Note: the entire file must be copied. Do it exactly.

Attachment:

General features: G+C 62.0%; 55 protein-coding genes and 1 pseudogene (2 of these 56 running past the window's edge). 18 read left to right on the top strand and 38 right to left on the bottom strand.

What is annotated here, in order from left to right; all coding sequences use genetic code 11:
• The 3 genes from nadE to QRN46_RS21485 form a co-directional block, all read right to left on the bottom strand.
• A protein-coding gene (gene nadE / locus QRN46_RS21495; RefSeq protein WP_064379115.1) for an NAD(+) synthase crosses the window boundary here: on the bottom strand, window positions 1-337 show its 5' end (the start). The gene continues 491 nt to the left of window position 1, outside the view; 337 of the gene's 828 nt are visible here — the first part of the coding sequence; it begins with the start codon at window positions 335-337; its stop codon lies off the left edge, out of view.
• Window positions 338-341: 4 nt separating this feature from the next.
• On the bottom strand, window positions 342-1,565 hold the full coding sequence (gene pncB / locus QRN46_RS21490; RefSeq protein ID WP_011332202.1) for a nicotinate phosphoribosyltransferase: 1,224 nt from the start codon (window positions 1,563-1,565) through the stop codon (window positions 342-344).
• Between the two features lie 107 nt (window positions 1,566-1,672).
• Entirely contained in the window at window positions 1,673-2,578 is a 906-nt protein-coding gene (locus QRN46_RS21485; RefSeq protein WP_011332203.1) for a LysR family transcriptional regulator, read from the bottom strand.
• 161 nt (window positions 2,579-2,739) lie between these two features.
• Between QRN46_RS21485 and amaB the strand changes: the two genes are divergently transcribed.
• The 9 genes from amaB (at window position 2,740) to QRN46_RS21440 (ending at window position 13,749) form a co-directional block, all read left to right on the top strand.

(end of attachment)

General features: G+C 62.0%; 55 protein-coding genes and 1 pseudogene (2 of these 56 running past the window's edge). 18 read left to right on the top strand and 38 right to left on the bottom strand.

What is annotated here, in order from left to right; all coding sequences use genetic code 11:
• The 3 genes from nadE to QRN46_RS21485 form a co-directional block, all read right to left on the bottom strand.
• A protein-coding gene (gene nadE / locus QRN46_RS21495; RefSeq protein WP_064379115.1) for an NAD(+) synthase crosses the window boundary here: on the bottom strand, window positions 1-337 show its 5' end (the start). The gene continues 491 nt to the left of window position 1, outside the view; 337 of the gene's 828 nt are visible here — the first part of the coding sequence; it begins with the start codon at window positions 335-337; its stop codon lies off the left edge, out of view.
• Window positions 338-341: 4 nt separating this feature from the next.
• On the bottom strand, window positions 342-1,565 hold the full coding sequence (gene pncB / locus QRN46_RS21490; RefSeq protein ID WP_011332202.1) for a nicotinate phosphoribosyltransferase: 1,224 nt from the start codon (window positions 1,563-1,565) through the stop codon (window positions 342-344).
• Between the two features lie 107 nt (window positions 1,566-1,672).
• Entirely contained in the window at window positions 1,673-2,578 is a 906-nt protein-coding gene (locus QRN46_RS21485; RefSeq protein WP_011332203.1) for a LysR family transcriptional regulator, read from the bottom strand.
• 161 nt (window positions 2,579-2,739) lie between these two features.
• Between QRN46_RS21485 and amaB the strand changes: the two genes are divergently transcribed.
• The 9 genes from amaB (at window position 2,740) to QRN46_RS21440 (ending at window position 13,749) form a co-directional block, all read left to right on the top strand.